Unicorn

In her book published in 2003, Tracy Chevalier gives a possible account of how the tapestries might have been woven and who the model for the virginal lady could be. Weaving her story into the warp and weft of the masterpiece she has created a compelling story.  On her website you can read more interesting facts about The Lady and the Unicorn.

You can find a list of all the other A to Z Challengers here.

 

#AtoZChallenge Letter I

The theme of my challenge is poetry and books inspired by art and/or art inspired by literature.

I  is for Icarus

In Greek Mythology, Icarus and his father Daedalus were imprisoned in a tower on the island of Crete by King Minos.  Daedalus created wings out of feathers, held together by bees wax.  The two men were able to fly up into the sky but Icarus ignored his father’s warnings not to fly too close to the sun.  The beeswax melted and Icarus plummeted to his death in the Mediterranean.

XIR3675

Landscape with the Fall of Icarus, c.1555 (oil on canvas) by Bruegel, Pieter the Elder (c.1525-69); 73.5×112 cm; Musees Royaux des Beaux-Arts de Belgique, Brussels, Belgium; (add.info.: Icarus seen with his legs thrashing in the sea;); Giraudon; Flemish, out of copyright

In the following poem by W H Auden, entitled Musée des Beaux Arts, he reflects on the way in which the master Painters depicted events such as the drowning of Icarus.

About suffering they were never wrong,
The old Masters: how well they understood
Its human position: how it takes place
While someone else is eating or opening a window or just walking dully along;
How, when the aged are reverently, passionately waiting
For the miraculous birth, there always must be
Children who did not specially want it to happen, skating
On a pond at the edge of the wood:
They never forgot
That even the dreadful martyrdom must run its course
Anyhow in a corner, some untidy spot
Where the dogs go on with their doggy life and the torturer’s horse
Scratches its innocent behind on a tree.

In Breughel’s Icarus, for instance: how everything turns away
Quite leisurely from the disaster; the ploughman may
Have heard the splash, the forsaken cry,
But for him it was not an important failure; the sun shone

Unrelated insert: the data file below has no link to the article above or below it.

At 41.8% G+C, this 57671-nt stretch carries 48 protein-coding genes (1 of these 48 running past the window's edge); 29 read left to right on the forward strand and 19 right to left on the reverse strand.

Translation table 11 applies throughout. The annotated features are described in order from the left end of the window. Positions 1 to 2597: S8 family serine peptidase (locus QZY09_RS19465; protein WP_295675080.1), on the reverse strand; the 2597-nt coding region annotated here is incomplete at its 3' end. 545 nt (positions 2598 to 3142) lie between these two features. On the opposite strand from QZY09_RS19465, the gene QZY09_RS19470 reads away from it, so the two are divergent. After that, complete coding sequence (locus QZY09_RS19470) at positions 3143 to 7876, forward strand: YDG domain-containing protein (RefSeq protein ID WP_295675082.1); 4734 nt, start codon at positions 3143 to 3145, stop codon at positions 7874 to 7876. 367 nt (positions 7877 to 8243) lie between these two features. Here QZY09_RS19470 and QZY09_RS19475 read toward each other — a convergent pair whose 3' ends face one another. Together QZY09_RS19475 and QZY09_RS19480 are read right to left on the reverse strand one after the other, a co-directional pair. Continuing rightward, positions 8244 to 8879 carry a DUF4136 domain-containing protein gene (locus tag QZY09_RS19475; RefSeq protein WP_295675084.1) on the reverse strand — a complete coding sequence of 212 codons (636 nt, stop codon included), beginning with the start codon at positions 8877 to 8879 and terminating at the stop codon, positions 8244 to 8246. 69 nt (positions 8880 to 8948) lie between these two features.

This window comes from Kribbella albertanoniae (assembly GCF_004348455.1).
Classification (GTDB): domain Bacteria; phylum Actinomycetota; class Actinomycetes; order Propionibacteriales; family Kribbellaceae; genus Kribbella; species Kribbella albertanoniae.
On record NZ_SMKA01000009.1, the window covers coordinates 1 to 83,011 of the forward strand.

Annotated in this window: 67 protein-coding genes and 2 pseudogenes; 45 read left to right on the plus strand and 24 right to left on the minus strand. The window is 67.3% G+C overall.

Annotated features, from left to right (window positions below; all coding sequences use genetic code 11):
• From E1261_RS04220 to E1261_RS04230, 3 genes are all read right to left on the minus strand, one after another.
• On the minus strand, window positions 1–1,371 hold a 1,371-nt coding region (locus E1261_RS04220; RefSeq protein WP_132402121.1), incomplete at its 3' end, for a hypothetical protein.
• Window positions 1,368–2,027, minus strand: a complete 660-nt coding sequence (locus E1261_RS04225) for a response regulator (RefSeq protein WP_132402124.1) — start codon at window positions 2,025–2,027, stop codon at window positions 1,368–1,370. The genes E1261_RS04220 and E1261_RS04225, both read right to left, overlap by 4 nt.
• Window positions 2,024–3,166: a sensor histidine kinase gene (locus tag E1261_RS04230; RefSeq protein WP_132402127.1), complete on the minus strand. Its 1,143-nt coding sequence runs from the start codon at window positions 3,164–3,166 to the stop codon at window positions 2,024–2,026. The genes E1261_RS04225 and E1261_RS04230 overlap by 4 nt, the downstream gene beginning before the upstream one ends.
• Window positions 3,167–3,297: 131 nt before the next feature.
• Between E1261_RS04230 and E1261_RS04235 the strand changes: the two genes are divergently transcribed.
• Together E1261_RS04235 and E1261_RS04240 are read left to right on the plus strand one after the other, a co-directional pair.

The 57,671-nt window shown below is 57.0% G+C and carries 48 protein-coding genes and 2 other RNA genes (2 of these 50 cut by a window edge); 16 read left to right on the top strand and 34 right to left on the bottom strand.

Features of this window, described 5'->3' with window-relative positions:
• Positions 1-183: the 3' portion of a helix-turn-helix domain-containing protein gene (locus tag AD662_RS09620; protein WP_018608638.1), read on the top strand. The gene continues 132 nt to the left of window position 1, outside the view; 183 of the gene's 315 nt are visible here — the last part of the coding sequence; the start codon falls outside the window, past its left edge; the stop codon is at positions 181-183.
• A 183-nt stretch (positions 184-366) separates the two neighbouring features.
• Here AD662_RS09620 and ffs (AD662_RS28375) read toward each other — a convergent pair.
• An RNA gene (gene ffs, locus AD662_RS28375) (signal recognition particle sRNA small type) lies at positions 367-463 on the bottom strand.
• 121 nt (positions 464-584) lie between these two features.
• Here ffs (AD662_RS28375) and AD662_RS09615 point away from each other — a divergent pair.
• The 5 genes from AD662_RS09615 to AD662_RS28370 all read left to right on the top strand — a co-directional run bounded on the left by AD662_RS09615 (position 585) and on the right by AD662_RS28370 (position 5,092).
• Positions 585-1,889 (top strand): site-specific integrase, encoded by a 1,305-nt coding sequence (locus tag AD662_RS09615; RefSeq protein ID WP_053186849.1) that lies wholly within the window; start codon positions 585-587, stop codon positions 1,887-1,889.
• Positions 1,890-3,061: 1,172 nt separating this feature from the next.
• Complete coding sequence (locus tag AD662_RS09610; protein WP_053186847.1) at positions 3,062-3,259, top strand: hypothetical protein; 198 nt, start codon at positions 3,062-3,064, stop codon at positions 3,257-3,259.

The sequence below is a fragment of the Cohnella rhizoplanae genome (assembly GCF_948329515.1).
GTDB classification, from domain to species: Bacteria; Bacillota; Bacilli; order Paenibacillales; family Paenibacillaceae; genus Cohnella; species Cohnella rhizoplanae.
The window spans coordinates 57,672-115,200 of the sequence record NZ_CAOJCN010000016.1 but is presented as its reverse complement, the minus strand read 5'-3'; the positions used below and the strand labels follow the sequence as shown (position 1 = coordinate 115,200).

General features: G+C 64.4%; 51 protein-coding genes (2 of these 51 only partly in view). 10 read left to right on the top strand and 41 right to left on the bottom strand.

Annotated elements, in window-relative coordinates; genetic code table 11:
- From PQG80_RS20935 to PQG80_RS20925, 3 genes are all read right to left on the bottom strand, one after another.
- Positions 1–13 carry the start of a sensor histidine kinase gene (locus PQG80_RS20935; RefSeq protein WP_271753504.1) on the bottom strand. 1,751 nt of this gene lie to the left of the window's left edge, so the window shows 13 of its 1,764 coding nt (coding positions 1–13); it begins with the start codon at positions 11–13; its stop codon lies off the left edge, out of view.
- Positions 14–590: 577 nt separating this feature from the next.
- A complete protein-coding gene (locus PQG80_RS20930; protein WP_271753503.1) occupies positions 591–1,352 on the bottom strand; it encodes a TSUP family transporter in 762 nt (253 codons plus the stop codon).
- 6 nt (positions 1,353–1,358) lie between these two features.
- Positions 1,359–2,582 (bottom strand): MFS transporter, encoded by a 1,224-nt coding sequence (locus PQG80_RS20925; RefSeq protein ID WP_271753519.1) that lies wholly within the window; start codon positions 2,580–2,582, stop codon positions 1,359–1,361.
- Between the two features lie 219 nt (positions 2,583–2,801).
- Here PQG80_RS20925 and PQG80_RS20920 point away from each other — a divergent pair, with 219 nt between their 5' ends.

As it had to on the white legs disappearing into the green
Water, and the expensive delicate ship that must have seen
Something amazing, a boy falling out of the sky,
Had somewhere to get to and sailed calmly on.

Shortly afterwards, William Carlos Williams wrote a poem describing the story of the everyday events shown in the painting.

Landscape With The Fall Of Icarus

According to Brueghel
when Icarus fell
it was spring

a farmer was ploughing
his field
the whole pageantry

of the year was
awake tingling
with itself

sweating in the sun
that melted
the wings’ wax

unsignificantly
off the coast
there was

a splash quite unnoticed
this was
Icarus drowning

Please read the poem by Michael Hamburger in the comment below from MarinaSofia.

Which poem do you prefer?

Link to a list of other A to Z Challengers

 

 

 

 

#AtoZChallenge Letter A

The theme of my challenge is poetry and books inspired by art and/or art inspired by literature.

letter-a-13783472137gk

Asunder by Chloe Aridjis  Chloe

Marie’s job as a guard at the National Gallery in London offers her the life she always wanted, one of invisibility and quiet contemplation. But amid the hushed corridors of the Gallery surge currents of history and violence, paintings whose power belies their own fragility. There also lingers the legacy of her great-grandfather Ted, the museum guard who slipped and fell moments before reaching the suffragette Mary Richardson as she took a blade to one of the gallery’s masterpieces on the eve of the First World War. After nine years there, Marie begins to feel the tug of restlessness. A decisive change comes in the form of a winter trip to Paris, where, with the arrival of an uninvited guest and an unexpected encounter, her carefully contained world is torn open.

The_Rokeby_Venus

The Rokeby Venus by Velazquez damaged by Mary Richardson